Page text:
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Is the mind a separate entity from the body? If not, then where does it come from? These questions are not immediately apparent but ultimately they are the questions he has written this book to address. The entire first half is spent introducing the reader to some background information that is presented in seemingly random fashion. But expressed in an entertaining, beautifully descriptive and informative way.
There are many examples he uses to show the occurance of loops in everyday life. He starts with simple ones, like the toilet flush valve loop. Then more identifiable ones like looking into parallel mirrors which create what seems to be a corridor of forever repeating images. Or a microphone’s feedback squeal when placed too close to the speaker. My favorite was his experiments with a camcorder pointed at the monitor. The crux of this background knowledge is his presentation of the work of Gödel - the only part of the book I found difficult to fathom. But this example shows how even mathematics creates loops, and has the incredible consequence of rendering logic inconclusive.
This background information provides a perspective of thought that serves to show that the mind actually creates itself! He proposes that the mind does not exist until it becomes self aware. Before that, we are just unconscious beings on the level of base animals. His ideas about the levels of mindfullness of animals and even insects is also quite interesting to me, since it is something that most of us have considered but rarely speak about. His compassion has prompted him to become a vegetarian, yet interestingly, he has absolutely no respect for mosquitos!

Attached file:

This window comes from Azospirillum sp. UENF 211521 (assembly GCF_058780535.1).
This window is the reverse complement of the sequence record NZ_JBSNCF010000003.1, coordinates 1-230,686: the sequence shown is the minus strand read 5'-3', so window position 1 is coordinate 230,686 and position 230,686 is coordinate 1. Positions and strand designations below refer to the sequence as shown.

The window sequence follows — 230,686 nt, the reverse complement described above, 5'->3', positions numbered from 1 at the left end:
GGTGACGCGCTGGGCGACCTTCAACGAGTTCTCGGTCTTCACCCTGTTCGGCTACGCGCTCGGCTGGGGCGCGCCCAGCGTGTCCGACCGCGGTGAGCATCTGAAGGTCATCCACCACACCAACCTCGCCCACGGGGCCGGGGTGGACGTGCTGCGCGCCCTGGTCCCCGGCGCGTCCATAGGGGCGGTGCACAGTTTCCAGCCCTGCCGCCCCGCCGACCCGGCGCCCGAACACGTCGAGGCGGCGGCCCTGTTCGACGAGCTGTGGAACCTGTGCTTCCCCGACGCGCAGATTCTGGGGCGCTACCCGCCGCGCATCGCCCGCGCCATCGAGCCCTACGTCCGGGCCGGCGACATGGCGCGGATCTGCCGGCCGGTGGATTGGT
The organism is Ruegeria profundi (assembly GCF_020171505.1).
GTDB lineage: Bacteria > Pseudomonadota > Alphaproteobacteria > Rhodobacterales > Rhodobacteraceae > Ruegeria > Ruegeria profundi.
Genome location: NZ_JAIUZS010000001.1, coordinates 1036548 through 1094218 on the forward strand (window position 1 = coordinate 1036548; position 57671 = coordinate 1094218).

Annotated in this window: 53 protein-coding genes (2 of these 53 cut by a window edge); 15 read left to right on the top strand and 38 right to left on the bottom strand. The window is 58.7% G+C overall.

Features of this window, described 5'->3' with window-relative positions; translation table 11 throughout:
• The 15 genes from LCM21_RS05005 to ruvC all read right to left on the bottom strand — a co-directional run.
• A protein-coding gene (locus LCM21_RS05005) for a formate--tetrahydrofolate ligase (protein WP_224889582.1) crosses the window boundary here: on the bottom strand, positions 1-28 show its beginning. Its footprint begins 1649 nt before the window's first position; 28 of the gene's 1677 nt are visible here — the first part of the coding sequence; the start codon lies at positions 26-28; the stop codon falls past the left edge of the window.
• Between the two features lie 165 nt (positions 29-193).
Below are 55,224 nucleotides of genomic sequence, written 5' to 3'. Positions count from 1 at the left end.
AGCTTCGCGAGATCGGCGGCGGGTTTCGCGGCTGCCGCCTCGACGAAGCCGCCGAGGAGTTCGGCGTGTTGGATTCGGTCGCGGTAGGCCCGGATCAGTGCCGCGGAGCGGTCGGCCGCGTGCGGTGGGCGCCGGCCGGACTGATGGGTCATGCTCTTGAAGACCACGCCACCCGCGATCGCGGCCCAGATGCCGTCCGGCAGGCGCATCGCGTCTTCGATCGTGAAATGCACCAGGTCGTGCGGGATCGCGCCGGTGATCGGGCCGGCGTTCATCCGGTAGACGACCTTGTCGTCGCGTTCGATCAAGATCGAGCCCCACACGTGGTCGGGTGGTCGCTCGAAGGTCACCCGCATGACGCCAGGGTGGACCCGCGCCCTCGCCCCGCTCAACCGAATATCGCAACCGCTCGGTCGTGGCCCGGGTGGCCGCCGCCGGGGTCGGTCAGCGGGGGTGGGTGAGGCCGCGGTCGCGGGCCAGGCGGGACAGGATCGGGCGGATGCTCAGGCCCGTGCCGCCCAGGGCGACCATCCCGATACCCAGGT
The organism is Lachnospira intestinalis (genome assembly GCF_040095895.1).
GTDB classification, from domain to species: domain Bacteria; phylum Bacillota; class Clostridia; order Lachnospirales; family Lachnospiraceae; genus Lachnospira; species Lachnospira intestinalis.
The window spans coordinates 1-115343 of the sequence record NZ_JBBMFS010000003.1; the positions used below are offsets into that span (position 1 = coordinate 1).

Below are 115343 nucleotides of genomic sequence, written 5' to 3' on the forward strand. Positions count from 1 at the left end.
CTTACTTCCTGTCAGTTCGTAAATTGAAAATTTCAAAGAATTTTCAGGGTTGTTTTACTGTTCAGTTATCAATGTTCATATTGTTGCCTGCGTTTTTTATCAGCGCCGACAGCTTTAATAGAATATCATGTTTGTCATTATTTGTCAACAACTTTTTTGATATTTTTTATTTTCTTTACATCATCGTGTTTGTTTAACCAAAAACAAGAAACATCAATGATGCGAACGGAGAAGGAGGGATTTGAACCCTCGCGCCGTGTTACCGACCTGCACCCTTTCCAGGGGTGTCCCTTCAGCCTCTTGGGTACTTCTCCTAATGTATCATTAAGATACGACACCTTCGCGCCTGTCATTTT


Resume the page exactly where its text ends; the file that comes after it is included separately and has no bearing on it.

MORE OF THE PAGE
But then he goes on to explain how our consciousness evolves as it experiences itself, and the selfs of others. Adding another wrinkle to his theory to shows that there is cross-talk between ‘souls’ and that seeing others is key to seeing ourselves. He brings up quite a few other interesting topics and perspectives that explain his reasoning, all of which he presents with great skill.
As you read this, without the tremendous insight of Hofstader, I don’t expect you to take my word for it. And of course, I wouldn’t have either, before reading this book. But perhaps, if you read it, you will learn something about yourself that right now, seems absolutely impossible. leave a comment